WASHINGTON, D.C. — A college degree generally — but not always — means a higher income, according to a new Georgetown University study cited in Education Week. Race, gender and ethnicity all can affect income more than education level, the report said. Also, some occupations and positions pay high wages regardless of education.

The report from Georgetown’s Center on Education and the Workforce concluded that the lifetime earnings of high school dropouts are, on average, $973,000, compared to $3.6 million for degree-holders, Education Week reported. Within any given occupation, those with higher degrees tend to earn more than those with less education, Georgetown concluded.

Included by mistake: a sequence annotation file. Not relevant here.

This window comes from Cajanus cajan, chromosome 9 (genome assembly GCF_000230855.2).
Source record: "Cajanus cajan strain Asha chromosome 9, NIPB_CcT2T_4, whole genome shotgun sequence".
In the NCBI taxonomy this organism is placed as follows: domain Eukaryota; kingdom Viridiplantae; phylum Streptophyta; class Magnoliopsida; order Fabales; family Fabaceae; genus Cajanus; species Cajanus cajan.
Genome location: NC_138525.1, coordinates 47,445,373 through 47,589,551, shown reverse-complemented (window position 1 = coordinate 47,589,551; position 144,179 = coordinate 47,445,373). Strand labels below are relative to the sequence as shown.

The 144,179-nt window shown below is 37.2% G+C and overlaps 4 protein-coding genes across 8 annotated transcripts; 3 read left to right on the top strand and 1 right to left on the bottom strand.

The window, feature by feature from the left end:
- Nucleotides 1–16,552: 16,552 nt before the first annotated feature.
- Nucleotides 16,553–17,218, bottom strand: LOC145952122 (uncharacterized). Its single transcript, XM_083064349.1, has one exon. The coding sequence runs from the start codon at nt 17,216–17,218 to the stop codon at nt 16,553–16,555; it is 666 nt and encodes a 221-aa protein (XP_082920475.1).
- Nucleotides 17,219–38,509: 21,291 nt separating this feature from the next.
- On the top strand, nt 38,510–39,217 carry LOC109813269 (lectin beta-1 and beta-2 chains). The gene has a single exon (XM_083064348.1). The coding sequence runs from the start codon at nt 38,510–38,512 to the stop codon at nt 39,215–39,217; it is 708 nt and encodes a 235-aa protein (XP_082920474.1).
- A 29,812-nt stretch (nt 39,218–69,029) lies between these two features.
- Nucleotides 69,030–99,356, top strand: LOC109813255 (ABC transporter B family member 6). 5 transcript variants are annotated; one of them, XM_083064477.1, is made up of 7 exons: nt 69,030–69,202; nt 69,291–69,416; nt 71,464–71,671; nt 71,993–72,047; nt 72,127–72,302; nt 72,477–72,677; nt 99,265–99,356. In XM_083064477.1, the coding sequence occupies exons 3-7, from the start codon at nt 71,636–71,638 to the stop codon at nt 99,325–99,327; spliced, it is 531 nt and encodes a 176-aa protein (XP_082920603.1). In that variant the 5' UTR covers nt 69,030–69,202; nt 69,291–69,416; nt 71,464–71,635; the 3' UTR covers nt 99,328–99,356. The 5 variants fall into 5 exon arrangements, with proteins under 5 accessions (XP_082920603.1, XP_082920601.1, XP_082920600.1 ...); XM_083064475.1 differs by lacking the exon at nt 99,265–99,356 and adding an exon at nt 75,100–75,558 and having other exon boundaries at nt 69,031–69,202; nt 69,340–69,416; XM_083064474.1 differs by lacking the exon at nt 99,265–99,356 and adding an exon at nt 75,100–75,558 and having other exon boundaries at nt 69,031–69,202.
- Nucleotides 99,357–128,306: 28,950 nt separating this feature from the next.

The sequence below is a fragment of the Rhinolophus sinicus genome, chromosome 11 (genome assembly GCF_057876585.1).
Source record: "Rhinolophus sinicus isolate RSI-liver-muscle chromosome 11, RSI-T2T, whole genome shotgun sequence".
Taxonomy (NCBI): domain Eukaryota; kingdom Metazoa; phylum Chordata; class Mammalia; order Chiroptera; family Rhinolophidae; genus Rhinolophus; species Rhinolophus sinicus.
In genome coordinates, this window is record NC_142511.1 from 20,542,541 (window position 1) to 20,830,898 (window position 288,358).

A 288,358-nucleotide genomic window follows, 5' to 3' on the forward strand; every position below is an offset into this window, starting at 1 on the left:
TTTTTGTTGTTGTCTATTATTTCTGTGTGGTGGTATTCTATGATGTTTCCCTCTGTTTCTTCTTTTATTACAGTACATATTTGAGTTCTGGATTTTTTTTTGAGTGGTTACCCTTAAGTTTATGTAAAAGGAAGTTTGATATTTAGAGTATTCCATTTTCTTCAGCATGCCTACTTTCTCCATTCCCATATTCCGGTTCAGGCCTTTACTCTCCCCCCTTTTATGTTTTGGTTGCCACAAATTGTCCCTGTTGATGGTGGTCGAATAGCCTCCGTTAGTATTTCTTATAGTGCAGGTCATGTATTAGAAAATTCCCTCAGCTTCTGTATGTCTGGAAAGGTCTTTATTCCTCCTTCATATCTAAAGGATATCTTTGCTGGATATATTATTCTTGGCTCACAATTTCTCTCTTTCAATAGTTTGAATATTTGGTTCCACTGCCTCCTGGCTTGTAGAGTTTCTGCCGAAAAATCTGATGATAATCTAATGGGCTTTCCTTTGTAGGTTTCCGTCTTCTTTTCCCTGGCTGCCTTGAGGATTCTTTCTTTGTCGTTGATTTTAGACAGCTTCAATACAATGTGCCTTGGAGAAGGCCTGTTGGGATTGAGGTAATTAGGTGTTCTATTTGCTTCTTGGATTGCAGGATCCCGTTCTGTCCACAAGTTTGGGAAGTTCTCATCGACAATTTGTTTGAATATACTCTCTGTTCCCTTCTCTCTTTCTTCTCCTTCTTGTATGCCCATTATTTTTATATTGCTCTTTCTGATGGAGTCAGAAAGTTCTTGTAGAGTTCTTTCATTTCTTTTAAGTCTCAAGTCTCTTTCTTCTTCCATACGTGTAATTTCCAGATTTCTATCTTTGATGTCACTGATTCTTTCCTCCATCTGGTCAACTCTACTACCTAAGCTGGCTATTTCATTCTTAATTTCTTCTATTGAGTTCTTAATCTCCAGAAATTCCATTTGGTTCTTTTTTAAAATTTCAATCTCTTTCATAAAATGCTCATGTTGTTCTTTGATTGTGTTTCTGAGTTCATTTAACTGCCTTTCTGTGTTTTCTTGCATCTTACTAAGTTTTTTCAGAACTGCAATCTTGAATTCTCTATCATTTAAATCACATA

However, women, blacks and Latinos can expect to earn less than other groups, while Asians at the graduate level make more than any other group, according to Education Week.

Construction work, management, and jobs in science, technology, engineering and math are examples of sectors where high-paying jobs are available without college degrees, the report said.


Education Week, “Study: More Education Leads to Higher Pay, But Not for All,” Aug. 5, 2011 (Subscription required)


Mackinac Center for Public Policy, “Hope in State Graduation Standards Misplaced,” March 7, 2006